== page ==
10-19-12 UPDATE:Podcast Update:Time to Read Episode 70: Jeffrey Toobin 'The Oath: The Obama White House and the Supreme Court
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Here's the seventyth episode of my new series of podcasts, which I'm calling Time to Read. The podcasts/radio broadcasts will be of books worth your valuable reading time. I'll try to keep the reports under four minutes, for a radio-friendly format. If you want to run them on your show or podcast, let me know.
My hope is that in under four minutes I can offer readers a concise review and an opportunity to hear the author read from or speak about the work. I'm hoping to offer a new one every week.
10-16-12: Cindy Pon Reads at SF in SF on September 15, 2012
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"His words were ice against her ear."
Cindy Pon was the last reader at last month's SF in SF; she read from 'Fury of the Phoenix,' the sequel to 'Silver Phoenix.' As ever, when we hear a writer read their own work, it's an inner eye-opening experience.
Cindy's novel is a delicately detailed historical fantasy set in a supernatural vision of historical China, where monsters, ghosts and demons are every bit as dangerous as the backstabbing politics and intrigues in the palaces and in the fields. For her reading, Cindy selected an intense battle set on a ship under siege from creatures that are best described by the author reading herself.
There's a lot to be learned from a reading by any author. In Cindy's reading, we can hear the thought that she puts into the creation her fantastic creatures. They are more than just dangerous; they have characters and needs and wants, even though they are trying to kill the protagonist, Ai Ling.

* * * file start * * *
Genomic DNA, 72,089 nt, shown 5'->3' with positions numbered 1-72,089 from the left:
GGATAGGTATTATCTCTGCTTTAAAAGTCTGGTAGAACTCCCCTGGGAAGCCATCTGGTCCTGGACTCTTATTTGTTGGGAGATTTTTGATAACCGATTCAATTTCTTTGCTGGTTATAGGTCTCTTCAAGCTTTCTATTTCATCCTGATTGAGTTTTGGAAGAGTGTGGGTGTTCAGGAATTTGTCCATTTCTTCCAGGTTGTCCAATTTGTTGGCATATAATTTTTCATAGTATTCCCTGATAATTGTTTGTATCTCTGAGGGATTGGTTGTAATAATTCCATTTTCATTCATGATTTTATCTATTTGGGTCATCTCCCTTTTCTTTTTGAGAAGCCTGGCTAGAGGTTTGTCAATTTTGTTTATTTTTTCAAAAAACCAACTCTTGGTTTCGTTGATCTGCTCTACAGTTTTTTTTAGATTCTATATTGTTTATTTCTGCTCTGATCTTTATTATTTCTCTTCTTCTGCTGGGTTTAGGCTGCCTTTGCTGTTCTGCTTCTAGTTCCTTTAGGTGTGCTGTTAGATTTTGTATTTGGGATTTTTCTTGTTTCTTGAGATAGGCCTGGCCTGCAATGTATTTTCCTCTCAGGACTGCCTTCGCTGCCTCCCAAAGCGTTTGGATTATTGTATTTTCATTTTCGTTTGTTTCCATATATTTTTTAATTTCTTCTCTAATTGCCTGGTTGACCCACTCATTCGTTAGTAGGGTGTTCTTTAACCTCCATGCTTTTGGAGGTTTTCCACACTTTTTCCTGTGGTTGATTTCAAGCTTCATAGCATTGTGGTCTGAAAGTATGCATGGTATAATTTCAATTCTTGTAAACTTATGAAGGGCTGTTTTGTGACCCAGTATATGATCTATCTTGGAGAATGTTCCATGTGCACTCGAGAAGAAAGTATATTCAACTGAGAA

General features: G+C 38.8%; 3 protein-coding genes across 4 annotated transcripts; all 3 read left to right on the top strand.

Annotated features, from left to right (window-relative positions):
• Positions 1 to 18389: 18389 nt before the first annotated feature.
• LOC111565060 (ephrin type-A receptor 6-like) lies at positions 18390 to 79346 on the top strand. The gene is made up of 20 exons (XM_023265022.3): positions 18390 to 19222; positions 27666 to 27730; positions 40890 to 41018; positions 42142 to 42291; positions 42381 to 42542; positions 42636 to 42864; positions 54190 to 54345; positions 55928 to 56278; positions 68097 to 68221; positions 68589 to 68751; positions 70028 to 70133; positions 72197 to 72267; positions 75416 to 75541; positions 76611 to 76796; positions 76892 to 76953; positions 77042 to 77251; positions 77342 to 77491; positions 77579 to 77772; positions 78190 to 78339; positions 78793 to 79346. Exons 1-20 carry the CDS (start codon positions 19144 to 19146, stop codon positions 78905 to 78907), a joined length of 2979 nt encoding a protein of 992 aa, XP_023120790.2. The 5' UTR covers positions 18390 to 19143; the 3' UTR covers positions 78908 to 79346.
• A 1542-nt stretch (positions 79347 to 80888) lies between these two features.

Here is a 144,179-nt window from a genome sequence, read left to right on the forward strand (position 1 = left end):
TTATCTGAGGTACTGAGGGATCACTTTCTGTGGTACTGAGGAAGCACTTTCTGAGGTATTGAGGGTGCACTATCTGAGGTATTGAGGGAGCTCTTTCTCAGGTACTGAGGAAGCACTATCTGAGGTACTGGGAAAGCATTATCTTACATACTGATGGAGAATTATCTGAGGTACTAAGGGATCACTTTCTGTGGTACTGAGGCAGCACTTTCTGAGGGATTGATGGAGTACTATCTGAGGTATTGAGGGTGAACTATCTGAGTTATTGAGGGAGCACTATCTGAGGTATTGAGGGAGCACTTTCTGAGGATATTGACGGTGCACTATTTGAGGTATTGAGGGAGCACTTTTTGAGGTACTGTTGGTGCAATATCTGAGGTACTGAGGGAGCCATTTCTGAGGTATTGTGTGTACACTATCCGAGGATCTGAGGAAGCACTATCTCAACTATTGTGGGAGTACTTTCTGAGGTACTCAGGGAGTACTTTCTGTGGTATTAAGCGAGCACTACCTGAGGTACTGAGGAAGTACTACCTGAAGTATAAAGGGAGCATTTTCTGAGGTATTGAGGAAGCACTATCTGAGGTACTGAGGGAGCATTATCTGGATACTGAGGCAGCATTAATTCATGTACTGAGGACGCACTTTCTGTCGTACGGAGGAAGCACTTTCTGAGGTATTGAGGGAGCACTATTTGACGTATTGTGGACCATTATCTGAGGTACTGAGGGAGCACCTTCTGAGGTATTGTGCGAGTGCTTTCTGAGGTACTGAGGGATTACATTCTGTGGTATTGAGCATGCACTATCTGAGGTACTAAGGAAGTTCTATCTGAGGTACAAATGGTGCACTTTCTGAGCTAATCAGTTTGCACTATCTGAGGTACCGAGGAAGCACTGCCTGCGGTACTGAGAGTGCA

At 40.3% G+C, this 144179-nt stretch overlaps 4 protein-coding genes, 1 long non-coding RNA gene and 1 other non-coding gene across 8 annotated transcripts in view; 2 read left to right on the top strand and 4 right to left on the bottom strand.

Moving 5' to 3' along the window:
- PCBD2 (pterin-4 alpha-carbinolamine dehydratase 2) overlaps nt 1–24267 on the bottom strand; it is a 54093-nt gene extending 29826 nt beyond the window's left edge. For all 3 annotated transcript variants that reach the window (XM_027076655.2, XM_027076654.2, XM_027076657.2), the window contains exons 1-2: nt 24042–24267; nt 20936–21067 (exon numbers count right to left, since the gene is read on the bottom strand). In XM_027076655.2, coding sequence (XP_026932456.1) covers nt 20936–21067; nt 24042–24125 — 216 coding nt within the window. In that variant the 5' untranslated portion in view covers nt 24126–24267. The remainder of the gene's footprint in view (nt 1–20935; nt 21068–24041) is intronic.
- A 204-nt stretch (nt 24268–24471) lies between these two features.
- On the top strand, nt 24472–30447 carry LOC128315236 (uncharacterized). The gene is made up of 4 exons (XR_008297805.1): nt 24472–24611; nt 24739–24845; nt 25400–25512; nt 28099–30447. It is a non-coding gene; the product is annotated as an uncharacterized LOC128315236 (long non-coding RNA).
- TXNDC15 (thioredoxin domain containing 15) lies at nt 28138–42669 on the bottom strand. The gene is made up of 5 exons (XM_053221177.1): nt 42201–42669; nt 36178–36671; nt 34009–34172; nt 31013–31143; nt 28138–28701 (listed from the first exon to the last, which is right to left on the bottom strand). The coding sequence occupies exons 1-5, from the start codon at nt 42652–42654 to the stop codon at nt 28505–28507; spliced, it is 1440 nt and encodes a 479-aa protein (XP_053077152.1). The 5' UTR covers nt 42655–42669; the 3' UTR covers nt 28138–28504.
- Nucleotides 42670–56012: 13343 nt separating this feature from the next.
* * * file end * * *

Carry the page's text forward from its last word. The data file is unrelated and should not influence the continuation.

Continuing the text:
One thing I really appreciated as a listener was that Cindy did not give us a lot of setup. She just put her audience on a ship on a story sea and let us experience the horrific things that follow. That kind of immersion gives us as listeners a better sense for what to expect from the novel itself. In this case, my expectations are high.
"I imagine having a conversation with one of them."
— Gene Robinson
If you listen closely, you'll hear the background sounds of San Francisco during my conversation with Bishop Gene Robinson as we talked about his new book, 'God Believes in Love.' It was the culmination of Fleet Week and the Blue Angels were just about at eye level out over the Bay. It might have been a bit distracting, but Robinson is so engaging that he quietly put five supersonic jets in the background.
I was fortunate — and honored to have his time. He was only here for the weekend, and speaking Sunday at the Grace Cathedral across the street from his hotel. We set the recorder between two chairs and had a very nice discussion about the creation of his book and the issues he tackles inside.
Robinson is a thoroughly modern Bishop; when I arrived he was typing away on his iPad. As we spoke about his book, his incisive understanding of the issues surrounding gay marriage, and the many objections to gay marriage were constantly cutting through. It is clear that Robinson has spent a long time thinking about how to talk and write on the subject of gay marriage.
Robinson was not easily brought on broad the writing of the book. He was asked to write it, but as he told me, he had a full-time job and they expected him to show up. After a few go-rounds, he finally decided to dedicate his 4 AM rising hours to the project, and to my mind, he finished it rather quickly.
Readers will definitely hear the voice in the book speaking in the interview, and vice versa. We managed to neatly step aside from the structure of the book and approach the material via a different set of through-lines that unite the work. One of these is the matter of literary interpretations of canonical political and religious works. We observed that our culture is currently in what amounts to a struggle between two visions of these documents. In one view, a document's meaning is static after it is created; whether it is a book within the Bible of the Constitution of the United States of America; in current politics, what is called "originalism," and in current religion what is called fundamentalism. Countering that is the perception that these are "living documents," that have within them the seeds of re-interpretation and self-change.
We did go outside the book as well, to talk about the controversy he courts by virtue of being willing to speak out for what he believes, and the dangers he incurs as a result. They're not to be underestimated.